For years, local mayors, county commissioners, school board trustees, sheriffs, and police officers have been represented before the Texas Legislature by paid advocates hired by relevant associations.
Longtime legislators will agree that this is how Austin works best and is least expensive. Local citizens address issues and provide solutions to associations like the Texas Municipal League (TML), the North Texas Commission (NTC), the Texas Association of School Boards (TASB) and the Combined Law Enforcement Associations of Texas (CLEAT). They, in turn, carry those solutions to Austin where they have established relationship with legislators who can address those issues.
Now, this method of operation is in jeopardy with bills that have been filed in the Texas Legislature to end the practice. Bills like House Bill 749 (Middleton), Senate Bill 234 (Hall), and Senate Bill 10 (Bettencourt) threaten to make it illegal for taxpayer funds to be used to join these organizations, resulting in an immediate loss of adequate representation before the Legislature.
Proponents of the bill say that taxpayer funds should not be used to influence legislation in Austin while opponents of the bill say this is the best way for local citizens to have a voice and for legislators to have the most up-to-date information.
For example, TML provides lawmakers with information about issues related to water supply, right-of-way, air quality, transportation, and a medley of other things. And that is just one organization. Other organizations provide specific information regarding their aspect of the community. Without representation from these organizations, state leaders would lose an unbelievable number of resources for information.
The current method may also be the most cost-effective method. Eric Fox with the aeronautics firm Lockheed-Martin testifying before the House State Affairs Committee on behalf of NTC contended that “the use of taxpayer dollars is minimal for local communities to be represented by government affairs professionals in Austin.”
In addition, this is how major projects get done according to Fox, who cited the development of the Dallas-Fort Worth Airport as one of the projects which occurred through paid advocates working with legislators. “It is troubling to see this proposed legislation promoted as taxpayer protection,” Fox said. “As local business leaders we are amongst the largest Texas taxpayers…and we want to make it clear that we want our local partners to exercise their right to hire professional lobbyists to help navigate the legislative process, provide institutional knowledge and represent local interests.”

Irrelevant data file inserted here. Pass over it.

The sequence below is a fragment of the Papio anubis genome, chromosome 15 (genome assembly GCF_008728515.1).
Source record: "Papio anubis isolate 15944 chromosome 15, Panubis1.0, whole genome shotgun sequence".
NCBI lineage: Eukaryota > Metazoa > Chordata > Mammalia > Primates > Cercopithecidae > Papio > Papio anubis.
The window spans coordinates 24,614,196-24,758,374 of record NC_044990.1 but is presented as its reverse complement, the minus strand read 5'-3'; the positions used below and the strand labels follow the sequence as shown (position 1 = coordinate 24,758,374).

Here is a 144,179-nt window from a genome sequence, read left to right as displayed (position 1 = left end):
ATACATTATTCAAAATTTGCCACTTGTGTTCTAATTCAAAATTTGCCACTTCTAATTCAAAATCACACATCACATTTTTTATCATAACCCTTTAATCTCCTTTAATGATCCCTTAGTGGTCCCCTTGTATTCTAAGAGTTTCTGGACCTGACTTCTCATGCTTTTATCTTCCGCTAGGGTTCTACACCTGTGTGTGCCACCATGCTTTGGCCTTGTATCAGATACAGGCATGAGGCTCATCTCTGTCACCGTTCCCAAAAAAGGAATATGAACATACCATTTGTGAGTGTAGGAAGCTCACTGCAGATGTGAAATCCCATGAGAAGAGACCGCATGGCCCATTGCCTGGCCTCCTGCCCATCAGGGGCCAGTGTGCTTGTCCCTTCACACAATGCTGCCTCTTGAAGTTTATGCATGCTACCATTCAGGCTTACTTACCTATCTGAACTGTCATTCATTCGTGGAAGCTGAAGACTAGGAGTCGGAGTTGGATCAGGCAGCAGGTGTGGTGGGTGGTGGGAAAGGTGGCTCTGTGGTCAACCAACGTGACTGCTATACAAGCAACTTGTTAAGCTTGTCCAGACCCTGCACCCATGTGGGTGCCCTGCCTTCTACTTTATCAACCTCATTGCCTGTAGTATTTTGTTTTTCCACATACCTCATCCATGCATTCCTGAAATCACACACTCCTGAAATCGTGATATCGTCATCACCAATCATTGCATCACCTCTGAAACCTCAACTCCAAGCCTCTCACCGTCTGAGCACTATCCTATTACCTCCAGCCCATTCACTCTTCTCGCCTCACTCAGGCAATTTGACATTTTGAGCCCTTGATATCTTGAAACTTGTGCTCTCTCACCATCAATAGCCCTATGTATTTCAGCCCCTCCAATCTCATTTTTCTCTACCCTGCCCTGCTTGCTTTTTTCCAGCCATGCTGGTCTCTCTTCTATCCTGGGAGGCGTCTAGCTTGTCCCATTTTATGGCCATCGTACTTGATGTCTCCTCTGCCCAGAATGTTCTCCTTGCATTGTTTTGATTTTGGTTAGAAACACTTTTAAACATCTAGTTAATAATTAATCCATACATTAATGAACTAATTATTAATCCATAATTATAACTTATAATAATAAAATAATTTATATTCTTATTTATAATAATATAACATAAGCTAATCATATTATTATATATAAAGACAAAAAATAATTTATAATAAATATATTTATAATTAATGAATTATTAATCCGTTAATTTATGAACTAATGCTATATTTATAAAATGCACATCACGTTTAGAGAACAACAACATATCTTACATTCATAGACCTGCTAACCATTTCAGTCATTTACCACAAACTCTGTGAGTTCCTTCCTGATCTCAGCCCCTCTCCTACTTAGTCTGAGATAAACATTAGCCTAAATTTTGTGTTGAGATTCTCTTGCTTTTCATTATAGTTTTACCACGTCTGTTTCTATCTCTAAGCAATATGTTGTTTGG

Others point out that the demands of running a city, county, police department or school district prevent them being represented properly in Austin without associational representation and that the result of the passage of these bills would be that legislators would hear primarily from private corporate interests.
When similar bills were advanced by Hall and Middleton in the 86th Texas Legislature, former state representative Jonathan Stickland weighed in with a Twitter attack against Tarrant County Judge Glen Whitley stating that “Whitley didn’t need a lobbyist to tell me to vote against banning taxpayer funded lobbying.”
This prompted the response from Dubravka Romano with TASB, “so its ok for you to hear from paid corporate lobbyists, but not from elected officials about issues that matter to their local communities? Do I have that right?”
It is questionable if we need a state law prohibiting paid representation in Austin for taxing entities. If citizens in a city, town or county do not want money spent on Austin advocates they can tell their local officials not to join groups that provide that representation. Should we centralize government to the point where the state dictates how local taxpayers can spend their money?
The Texas Legislature has always worked best when local citizens are able provide solutions to Austin and they are advanced by concerned legislators. This type of grassroots democracy seems most possible if citizens have appropriate representation from their local governmental entities.
To be clear, these bills do not outlaw lobbying. Big cities like Houston, Dallas, and San Antonio would still be able to hire governmental affairs experts to come to Austin to advocate for their needs. Smaller communities without the budgetary resources to hire full-time employees to represent them would see a significant lapse in representation. As one state representative lamented, “My county would be left out in the cold.”